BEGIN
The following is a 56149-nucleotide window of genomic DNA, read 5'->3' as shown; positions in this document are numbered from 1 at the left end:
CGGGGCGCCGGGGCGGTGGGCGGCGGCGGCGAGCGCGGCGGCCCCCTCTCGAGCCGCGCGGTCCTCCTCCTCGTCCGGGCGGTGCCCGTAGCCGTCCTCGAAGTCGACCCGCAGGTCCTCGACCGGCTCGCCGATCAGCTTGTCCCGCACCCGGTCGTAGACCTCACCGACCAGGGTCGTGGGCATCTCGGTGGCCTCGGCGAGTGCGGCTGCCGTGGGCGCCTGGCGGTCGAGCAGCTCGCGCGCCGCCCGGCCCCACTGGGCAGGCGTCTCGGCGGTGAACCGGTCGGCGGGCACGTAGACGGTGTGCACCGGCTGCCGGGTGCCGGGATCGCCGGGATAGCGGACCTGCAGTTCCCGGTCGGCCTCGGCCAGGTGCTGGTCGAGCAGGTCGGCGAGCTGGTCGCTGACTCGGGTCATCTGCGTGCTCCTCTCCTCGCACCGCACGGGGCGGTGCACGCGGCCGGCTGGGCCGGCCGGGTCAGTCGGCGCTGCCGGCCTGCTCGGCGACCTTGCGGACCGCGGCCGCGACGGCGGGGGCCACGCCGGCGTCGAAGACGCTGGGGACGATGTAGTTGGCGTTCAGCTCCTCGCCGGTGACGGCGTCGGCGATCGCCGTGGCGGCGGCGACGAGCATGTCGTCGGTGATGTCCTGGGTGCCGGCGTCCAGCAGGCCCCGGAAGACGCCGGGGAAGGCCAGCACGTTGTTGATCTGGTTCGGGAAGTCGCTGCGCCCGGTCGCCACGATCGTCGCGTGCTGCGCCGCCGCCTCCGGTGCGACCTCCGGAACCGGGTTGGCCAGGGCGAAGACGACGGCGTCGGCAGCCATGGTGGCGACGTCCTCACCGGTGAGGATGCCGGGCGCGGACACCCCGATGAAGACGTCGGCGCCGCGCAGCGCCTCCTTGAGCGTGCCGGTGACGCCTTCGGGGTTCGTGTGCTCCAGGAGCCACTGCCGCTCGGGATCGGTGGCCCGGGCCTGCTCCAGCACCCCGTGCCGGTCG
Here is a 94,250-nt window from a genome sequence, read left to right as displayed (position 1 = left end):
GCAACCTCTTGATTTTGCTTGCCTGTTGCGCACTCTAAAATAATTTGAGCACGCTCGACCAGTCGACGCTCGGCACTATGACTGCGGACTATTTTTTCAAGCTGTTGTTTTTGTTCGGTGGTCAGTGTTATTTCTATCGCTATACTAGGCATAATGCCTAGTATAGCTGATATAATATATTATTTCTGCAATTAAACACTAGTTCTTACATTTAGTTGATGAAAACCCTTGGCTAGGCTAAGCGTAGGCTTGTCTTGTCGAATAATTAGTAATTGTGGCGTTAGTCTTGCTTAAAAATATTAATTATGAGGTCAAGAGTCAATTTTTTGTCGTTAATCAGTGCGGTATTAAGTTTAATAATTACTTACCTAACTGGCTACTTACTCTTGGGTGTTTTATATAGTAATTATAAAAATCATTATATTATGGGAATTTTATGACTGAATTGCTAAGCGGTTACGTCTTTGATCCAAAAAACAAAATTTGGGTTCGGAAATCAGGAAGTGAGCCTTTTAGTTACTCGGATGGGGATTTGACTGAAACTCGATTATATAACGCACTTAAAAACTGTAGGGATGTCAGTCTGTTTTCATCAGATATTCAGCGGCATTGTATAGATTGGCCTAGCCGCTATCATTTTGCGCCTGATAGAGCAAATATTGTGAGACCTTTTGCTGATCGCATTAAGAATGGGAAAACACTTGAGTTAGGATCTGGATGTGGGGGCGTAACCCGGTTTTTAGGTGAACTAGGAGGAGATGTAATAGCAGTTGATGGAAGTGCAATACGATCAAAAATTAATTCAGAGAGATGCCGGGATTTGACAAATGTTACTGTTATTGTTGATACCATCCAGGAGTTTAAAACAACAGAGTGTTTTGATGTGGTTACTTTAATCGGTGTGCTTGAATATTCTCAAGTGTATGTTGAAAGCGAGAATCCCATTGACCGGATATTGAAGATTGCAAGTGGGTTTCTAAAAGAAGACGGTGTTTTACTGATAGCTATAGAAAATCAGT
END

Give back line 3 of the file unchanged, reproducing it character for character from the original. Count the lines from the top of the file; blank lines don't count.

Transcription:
Here is a 94,250-nt window from a genome sequence, read left to right as displayed (position 1 = left end):